Respect in Security initiative aims to build reporting lines for infosec bods suffering harassment at work, conferences and online
Some of the stuff going on in the industry is completely out of order
A new initiative aims to make it easier to report personal abuse and harassment within the information security industry – without the involvement of social media mobs.
Respect in Security, launched today with support from Trend Micro's veep of security research Rik Ferguson, Lisa Forte, a partner at Red Goat Cyber Security and other notable folk from the UK infosec scene, aims to set up a "vulnerability style" reporting scheme for infosec professionals to flag up harassment and abuse to abusers' employers.
Research commissioned by Respect in Security said about a third of 302 industry professionals had experienced harassment at work while online and in-person, with a significant amount of in-person harassment occurring at industry events and during work socials.
Ferguson told The Register: "I was relatively shocked to find that professionals within the cybersecurity industry think it's OK to abuse other people within the industry... because of the way they look, the way they act, who they are, or to bring into question the level of their professionalism."
While it's easy for some to dismiss this kind of thing as coming from individuals unable to handle robust disagreements with other pros in a competitive industry, RiS aims to tackle behaviour that everyone agrees is completely unacceptable.
Forte shared her personal experience of the kind of harassment she hopes the initiative will tackle: "A gentleman in the industry printed out my profile photo, cut a hole where my mouth was, and then proceeded to film himself doing obscene things to that and send that to me on LinkedIn with his name and his company attached to it. And that's... Well, yeah, a what the fuck moment."
On a call with The Register, Ferguson read aloud a similar story, of a woman working in infosec who had connected on LinkedIn with a C-suite level infosec person at a large, non-infosec company. They swapped numbers so they could speak on the phone. Ferguson said:
He sent her an initial message saying could she send a picture of herself because her LinkedIn profile picture and her WhatsApp profile picture looked very different, so could she clarify… Then he started asking how tall she was. So it's not immediately perverted. But again, slightly off base. "He started calling me sweetheart, told me I'm very fuckable" and she at this point was "questioning whether you'd ever heard of the Me Too movement" and tried to steer the conversation back to cybersecurity, not wanting to lose out on the opportunity to learn from someone…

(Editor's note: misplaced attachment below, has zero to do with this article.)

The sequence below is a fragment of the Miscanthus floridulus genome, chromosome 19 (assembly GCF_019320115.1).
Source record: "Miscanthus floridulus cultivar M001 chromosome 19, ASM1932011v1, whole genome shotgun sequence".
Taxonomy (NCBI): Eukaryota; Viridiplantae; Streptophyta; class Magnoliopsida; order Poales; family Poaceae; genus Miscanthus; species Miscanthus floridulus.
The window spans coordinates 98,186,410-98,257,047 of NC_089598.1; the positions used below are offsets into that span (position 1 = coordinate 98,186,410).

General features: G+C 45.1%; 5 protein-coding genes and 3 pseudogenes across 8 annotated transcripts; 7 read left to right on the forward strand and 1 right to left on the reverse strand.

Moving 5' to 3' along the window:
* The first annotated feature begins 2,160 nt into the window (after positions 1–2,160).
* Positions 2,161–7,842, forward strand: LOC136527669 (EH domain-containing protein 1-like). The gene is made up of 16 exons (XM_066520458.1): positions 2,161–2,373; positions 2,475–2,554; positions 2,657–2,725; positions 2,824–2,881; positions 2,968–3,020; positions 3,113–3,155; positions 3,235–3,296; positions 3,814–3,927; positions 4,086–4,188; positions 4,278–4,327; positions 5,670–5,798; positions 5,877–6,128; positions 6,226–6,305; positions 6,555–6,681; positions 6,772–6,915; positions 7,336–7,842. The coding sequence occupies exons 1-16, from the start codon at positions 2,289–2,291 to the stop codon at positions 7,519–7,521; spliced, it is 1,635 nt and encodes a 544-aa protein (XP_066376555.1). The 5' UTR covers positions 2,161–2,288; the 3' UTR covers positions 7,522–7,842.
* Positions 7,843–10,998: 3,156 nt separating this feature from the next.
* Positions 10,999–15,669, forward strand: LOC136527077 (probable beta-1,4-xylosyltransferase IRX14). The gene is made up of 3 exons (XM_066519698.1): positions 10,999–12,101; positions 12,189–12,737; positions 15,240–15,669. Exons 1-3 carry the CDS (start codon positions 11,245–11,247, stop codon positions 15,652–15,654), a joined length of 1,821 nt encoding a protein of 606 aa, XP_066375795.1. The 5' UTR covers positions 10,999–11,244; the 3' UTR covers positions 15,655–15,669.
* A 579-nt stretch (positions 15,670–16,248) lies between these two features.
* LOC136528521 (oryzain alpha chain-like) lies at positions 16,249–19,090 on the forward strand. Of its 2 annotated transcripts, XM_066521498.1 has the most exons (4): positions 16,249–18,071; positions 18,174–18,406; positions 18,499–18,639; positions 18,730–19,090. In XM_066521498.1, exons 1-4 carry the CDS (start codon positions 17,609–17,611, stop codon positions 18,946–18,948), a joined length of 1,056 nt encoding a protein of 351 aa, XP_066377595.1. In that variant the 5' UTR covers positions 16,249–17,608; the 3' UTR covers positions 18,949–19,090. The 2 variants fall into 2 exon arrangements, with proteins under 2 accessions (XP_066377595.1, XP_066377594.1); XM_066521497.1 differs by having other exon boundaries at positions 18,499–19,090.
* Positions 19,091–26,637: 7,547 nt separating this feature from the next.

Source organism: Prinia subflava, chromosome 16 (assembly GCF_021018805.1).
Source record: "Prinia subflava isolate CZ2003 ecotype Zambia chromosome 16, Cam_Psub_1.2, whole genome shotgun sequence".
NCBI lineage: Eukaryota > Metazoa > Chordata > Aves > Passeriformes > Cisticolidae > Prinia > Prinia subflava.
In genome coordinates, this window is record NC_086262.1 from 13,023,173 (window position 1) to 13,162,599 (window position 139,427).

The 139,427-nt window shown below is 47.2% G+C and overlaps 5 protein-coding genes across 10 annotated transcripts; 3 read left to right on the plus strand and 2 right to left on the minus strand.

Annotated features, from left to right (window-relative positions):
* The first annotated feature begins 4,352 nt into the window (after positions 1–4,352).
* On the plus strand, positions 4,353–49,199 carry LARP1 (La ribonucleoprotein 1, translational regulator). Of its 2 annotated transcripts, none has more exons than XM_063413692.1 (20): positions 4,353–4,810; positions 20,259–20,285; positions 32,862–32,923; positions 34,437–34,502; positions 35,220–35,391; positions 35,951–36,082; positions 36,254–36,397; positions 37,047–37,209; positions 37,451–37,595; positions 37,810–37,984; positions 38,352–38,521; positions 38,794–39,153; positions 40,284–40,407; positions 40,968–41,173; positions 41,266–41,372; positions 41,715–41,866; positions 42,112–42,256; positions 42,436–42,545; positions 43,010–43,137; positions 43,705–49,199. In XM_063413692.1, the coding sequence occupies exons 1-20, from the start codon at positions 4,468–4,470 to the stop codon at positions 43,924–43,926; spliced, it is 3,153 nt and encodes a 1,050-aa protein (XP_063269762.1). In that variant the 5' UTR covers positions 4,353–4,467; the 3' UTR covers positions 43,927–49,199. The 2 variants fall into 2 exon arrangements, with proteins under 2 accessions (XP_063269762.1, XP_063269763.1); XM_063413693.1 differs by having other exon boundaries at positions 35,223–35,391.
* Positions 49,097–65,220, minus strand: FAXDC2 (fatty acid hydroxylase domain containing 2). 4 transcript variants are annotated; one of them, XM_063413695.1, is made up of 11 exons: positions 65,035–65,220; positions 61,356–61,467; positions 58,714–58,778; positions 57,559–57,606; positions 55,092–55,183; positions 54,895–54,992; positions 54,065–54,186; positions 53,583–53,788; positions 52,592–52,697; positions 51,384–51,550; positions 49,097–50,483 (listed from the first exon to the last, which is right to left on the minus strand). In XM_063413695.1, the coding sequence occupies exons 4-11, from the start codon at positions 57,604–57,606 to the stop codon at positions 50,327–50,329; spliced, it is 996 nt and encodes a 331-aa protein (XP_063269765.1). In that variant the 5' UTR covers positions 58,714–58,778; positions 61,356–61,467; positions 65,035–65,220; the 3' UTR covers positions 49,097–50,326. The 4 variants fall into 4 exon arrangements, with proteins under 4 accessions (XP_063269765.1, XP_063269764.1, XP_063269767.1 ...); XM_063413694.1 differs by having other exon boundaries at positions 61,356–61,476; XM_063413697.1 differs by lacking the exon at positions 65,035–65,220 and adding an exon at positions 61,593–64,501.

"Your voice is very agricultural... I think your voice is very agricultural, darling. Do you like [explicit sexual question]?" My response was along the lines of sorry, what the fuck did you just say on what level? Is this appropriate? I thought we were talking about cybersecurity. "Oh, sorry, darling. That was terribly naughty of me. I bet you're quite naughty. I'd love to talk to you about Cyber Essentials while I'm [obscene gerund followed by further disgusting suggestions]."
The conversation then moved to recorded voice messages being sent to the woman's WhatsApp account. All with the perp's real name attached.
RiS' aim is to encourage reporting of harassment directly to employers. Rather than calling for sackings, it aims to provide a way for people receiving this sort of thing to raise it through an appropriate channel. After all, if you're engaging in this sort of behaviour on a social media platform with your employer's name attached to it and sending it to somebody who's supposed to be a professional contact, it's not difficult to say that your employer ought to know about it.
Importantly, RiS aims to sidestep the social media that have become part and parcel of life in the 2020s. Forte told us: "People screenshot [posts containing horrible material], they put it on Twitter, they write some big sentence about how, you know, this is horrendous, look what this person's written. Then a large quantity of community members start going 'you need to block this person, do this, do that'. And that isn't appropriate."
RiS wants cybersecurity companies to sign a public pledge saying they are "committed to the preventions of all forms of harassment within our industry". So far Trend Micro, Red Goat Cyber Security, Custodian360 and more have signed within the first few days of the pledge's existence. It aims to have 50 organisations signed up by the end of this year, and to create a "diverse advisory board".
Though it is currently a UK-dominated organisation because of its origins in the Cyber House Party online social event, RiS' founders hope it will expand to become a global initiative. It is also seeking advisory members from human resources, legal, technical and marketing backgrounds.
Ferguson pointed out that harassment in cybersecurity can affect anyone, saying: "We've had people approaching us – not just exclusively women, we've had men and women approach us with stories of abuse and humiliation that are nowhere near that gray area… people creating fake social media profiles, in order to call into question your integrity or basically to to defame you."
Four out of five of those polled by RiS (82 per cent) said their organisation has an anti-harassment policy and complaints procedure, though nearly half (45 per cent) argued that their employer should do more to ensure all employees understand what constitutes harassment and what acceptable behaviour looks like.
The initiative is also open to non-infosec companies. As Forte put it: "This is for end users as well, because a large company may have a SOC, they may have a very large security team employing a large quantity of security professionals." ®